He would not be there.

 

A left turn onto gravel, Coyote Springs Road, Dead End, marked by a huge metal pointing hand. Was Captain Kokopelli a sculptor? Some fucking performance artist? Maybe he was making a video. No, Dillon had it right. But . . . she needed him because she knew that’s how it ended, it did. Always had, she could see now. She could. The perihelion.

 

She passed a semi-trailer on its side in rocks. Three doublewides. A donkey and a llama staring from the doorway of a derelict adobe. Potholes. Coils of barbed wire hung with flapping trash in a ditch. She passed a yurt with a yard of metal sculptures, more hands, open, closed, thumbs up, thumbs down. So Captain Kokopelli was not the sculptor. What was he?

 

This morning she had been freezing. Now making her way at 10 miles an hour toward the red bus parked out front of a wide, low house behind a gated wall at the end of the road, the sun on her thighs, birds in the air like notes torn from the staff of converging horizontal lines, she sweated. Under her arms, on the back of her neck, her palms damp on the wheel. Two huge-headed dogs stood behind the gate’s bars, one brindle, one yellow. Mastiffs? Watched open mouths dripping as she turned to pull in behind the bus, vanity plate, GETITON. Pistol or not, she should leave. Should but he had given her one hundred bucks. Sent some hidden message, that was it. And you had to listen to hidden messages her mother had told her, “Don’t be deaf like me.” And she had been feeling the incompletion of their video, and then, and then she’d found the nerve to stand on that median, and then . . . like it was why she had been there in the first place, this guy rolled down his window. The only one to stop. This guy who had done who the hell knew what to women. To homeless women? Like her mother. To girls? Like . . . like her. Wild Cherry.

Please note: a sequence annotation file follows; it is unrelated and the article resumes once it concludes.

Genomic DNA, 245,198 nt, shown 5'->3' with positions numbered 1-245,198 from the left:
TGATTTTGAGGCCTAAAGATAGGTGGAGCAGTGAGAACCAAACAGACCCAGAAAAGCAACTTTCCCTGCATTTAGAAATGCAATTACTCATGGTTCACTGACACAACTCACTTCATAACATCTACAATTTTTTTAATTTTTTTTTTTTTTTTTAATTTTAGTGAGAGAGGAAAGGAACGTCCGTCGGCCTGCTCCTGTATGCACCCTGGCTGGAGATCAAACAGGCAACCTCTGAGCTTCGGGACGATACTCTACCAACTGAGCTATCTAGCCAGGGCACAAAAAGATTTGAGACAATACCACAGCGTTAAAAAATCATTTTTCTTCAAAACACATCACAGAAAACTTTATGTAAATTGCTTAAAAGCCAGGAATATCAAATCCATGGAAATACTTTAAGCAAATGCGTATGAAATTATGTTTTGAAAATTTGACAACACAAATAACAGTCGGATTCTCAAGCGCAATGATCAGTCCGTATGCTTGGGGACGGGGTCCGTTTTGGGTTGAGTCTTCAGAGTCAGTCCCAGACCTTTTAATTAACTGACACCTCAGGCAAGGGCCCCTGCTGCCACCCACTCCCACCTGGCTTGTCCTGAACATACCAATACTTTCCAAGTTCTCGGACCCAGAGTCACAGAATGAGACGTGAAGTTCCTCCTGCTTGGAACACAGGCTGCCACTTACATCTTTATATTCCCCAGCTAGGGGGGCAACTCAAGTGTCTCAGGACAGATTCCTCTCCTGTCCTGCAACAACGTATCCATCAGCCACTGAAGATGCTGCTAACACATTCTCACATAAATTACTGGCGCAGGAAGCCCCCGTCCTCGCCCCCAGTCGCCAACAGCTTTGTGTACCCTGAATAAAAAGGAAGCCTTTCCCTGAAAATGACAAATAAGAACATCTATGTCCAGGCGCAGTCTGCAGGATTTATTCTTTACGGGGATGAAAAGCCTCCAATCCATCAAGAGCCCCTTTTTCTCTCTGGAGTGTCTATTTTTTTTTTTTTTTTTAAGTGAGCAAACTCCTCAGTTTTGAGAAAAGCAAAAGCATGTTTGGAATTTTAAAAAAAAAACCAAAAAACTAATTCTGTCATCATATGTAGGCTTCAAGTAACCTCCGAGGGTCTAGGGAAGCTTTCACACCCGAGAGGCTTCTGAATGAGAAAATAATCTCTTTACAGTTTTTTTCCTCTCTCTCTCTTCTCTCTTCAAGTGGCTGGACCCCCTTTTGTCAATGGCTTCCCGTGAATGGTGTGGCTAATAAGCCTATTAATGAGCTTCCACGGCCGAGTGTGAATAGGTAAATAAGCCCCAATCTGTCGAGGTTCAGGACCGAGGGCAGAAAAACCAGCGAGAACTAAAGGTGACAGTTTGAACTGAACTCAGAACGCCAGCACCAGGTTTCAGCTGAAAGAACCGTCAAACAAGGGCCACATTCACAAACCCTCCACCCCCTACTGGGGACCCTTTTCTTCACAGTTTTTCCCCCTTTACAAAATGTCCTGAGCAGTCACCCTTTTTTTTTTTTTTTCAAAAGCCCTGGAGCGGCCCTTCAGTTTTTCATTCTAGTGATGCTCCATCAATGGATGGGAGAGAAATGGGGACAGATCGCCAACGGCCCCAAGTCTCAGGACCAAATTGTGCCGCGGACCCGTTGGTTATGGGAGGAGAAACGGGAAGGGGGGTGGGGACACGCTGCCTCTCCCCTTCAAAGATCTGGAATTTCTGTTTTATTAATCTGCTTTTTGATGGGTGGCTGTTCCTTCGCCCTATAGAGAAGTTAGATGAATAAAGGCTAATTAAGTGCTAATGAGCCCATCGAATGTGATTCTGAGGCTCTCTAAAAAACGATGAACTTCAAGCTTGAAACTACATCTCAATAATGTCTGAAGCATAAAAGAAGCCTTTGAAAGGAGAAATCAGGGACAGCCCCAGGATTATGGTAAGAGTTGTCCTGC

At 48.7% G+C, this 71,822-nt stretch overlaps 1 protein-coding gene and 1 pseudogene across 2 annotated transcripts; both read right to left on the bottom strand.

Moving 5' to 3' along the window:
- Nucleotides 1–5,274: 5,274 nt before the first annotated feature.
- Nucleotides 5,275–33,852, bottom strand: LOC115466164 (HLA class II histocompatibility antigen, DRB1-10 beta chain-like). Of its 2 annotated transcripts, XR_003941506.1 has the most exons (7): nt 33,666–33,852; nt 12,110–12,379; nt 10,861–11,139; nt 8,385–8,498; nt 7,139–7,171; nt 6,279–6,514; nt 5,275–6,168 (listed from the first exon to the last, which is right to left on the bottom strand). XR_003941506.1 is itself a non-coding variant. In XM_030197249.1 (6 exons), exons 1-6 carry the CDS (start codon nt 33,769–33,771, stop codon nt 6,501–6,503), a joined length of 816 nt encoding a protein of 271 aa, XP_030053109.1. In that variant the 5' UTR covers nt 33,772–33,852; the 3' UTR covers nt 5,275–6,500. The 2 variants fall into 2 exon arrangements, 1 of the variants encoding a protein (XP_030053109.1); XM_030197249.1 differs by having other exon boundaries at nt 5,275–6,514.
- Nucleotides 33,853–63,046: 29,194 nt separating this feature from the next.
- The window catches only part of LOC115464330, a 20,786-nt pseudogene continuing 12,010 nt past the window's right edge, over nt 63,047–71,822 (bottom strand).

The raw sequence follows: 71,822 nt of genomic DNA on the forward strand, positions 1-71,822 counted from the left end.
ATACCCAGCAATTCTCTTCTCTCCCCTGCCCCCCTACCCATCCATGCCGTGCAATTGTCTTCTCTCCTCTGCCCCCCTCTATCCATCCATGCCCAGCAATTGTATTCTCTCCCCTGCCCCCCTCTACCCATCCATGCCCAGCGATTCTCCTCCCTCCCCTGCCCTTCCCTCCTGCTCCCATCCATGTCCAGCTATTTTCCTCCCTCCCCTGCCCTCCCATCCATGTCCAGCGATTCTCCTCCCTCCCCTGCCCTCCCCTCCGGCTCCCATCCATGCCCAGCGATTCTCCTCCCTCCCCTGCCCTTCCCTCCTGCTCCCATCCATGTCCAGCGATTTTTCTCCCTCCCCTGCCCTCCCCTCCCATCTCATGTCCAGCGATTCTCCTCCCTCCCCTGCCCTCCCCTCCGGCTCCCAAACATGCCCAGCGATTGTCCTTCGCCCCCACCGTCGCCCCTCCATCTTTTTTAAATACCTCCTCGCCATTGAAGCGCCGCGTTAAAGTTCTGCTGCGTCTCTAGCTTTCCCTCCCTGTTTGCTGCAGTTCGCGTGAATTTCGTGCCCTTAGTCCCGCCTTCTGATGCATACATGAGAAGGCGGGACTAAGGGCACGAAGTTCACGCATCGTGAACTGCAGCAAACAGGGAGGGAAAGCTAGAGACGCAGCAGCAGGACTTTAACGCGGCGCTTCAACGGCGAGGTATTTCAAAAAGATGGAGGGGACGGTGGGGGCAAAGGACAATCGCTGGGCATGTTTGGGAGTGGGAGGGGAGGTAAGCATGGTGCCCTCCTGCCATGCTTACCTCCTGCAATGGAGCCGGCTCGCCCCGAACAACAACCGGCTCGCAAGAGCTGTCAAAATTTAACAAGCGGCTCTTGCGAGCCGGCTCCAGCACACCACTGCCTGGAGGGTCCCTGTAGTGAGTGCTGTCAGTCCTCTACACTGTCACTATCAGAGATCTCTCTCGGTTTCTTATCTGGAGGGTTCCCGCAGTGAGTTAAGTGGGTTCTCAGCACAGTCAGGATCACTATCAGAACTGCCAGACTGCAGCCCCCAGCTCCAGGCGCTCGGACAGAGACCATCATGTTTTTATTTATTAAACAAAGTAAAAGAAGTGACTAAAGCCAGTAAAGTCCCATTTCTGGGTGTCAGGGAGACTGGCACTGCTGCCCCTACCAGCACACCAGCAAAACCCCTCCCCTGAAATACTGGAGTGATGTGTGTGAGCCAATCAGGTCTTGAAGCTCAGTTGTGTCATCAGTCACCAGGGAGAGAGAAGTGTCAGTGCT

She had to be at work in 45 minutes. She could tell Captain Kokopelli that, that her boss knew where she was, expected her. She had a pistol. She had never imagined she would carry a pistol, had even marched to the plaza with Colin and Denise to listen to the pleas of high school students after the Parkland shooting.

 

First thing this morning Solomon had said, “You’re not some whacko with a gun. Take it.” She hadn’t then.

 

The sun would be down soon, the edge of the sky in the rearview already tinged turquoise, a red starting.